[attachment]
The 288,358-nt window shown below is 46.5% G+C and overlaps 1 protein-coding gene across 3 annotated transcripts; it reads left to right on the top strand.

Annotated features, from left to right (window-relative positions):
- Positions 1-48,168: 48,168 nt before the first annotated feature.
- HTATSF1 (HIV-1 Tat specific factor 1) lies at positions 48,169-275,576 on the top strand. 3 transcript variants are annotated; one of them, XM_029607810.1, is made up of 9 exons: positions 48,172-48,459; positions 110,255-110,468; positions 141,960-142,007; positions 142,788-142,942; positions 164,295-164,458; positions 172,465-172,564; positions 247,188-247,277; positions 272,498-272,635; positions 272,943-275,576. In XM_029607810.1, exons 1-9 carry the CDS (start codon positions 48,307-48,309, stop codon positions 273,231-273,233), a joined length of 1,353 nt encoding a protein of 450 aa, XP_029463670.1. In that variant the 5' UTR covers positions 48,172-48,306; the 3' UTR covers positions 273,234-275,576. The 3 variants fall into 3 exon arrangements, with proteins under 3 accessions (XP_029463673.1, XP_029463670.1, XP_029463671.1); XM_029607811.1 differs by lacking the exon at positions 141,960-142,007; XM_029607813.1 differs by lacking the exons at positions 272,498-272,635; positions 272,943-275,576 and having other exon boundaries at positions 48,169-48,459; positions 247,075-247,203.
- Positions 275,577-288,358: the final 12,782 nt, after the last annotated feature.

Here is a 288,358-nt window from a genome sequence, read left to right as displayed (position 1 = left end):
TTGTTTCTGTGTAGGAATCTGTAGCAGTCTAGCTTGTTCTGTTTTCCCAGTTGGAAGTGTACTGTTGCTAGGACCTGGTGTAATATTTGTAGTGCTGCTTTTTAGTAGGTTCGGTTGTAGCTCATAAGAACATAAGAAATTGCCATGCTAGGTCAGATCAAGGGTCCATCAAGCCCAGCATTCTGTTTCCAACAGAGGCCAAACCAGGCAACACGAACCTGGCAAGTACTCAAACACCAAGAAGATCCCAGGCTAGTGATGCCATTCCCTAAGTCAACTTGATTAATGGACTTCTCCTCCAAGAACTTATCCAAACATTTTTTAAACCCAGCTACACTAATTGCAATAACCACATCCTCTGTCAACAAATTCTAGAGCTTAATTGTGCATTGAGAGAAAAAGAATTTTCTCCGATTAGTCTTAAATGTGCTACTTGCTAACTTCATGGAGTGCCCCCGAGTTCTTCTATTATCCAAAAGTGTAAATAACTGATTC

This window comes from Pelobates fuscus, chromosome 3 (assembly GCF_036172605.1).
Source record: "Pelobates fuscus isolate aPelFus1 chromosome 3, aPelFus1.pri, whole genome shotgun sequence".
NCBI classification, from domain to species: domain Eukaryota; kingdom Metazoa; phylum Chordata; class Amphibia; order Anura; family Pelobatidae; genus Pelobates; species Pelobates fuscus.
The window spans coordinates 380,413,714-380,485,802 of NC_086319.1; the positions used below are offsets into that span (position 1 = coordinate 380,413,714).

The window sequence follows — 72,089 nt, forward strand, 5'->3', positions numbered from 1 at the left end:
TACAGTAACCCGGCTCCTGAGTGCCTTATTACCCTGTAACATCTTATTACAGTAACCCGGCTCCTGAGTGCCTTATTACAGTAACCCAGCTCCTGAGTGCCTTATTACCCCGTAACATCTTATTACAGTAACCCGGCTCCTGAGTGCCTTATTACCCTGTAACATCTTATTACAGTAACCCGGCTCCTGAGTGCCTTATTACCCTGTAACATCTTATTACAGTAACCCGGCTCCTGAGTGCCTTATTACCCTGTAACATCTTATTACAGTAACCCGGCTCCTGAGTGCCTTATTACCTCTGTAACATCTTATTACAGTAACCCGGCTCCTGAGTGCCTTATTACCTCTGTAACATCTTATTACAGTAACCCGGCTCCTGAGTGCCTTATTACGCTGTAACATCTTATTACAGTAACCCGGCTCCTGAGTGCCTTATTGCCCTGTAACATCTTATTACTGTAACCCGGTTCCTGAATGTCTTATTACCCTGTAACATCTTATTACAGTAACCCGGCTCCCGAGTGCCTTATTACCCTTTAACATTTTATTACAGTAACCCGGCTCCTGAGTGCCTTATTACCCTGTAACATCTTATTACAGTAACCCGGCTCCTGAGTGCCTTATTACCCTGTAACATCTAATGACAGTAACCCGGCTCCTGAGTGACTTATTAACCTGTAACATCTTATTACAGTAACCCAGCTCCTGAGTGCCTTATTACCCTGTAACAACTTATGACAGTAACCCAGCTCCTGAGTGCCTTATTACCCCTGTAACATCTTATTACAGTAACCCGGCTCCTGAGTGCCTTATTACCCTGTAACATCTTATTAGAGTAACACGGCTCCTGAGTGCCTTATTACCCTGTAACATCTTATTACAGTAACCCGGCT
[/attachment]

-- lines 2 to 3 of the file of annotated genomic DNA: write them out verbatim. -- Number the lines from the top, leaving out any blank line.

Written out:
Annotated features, from left to right (window-relative positions):
- Positions 1-48,168: 48,168 nt before the first annotated feature.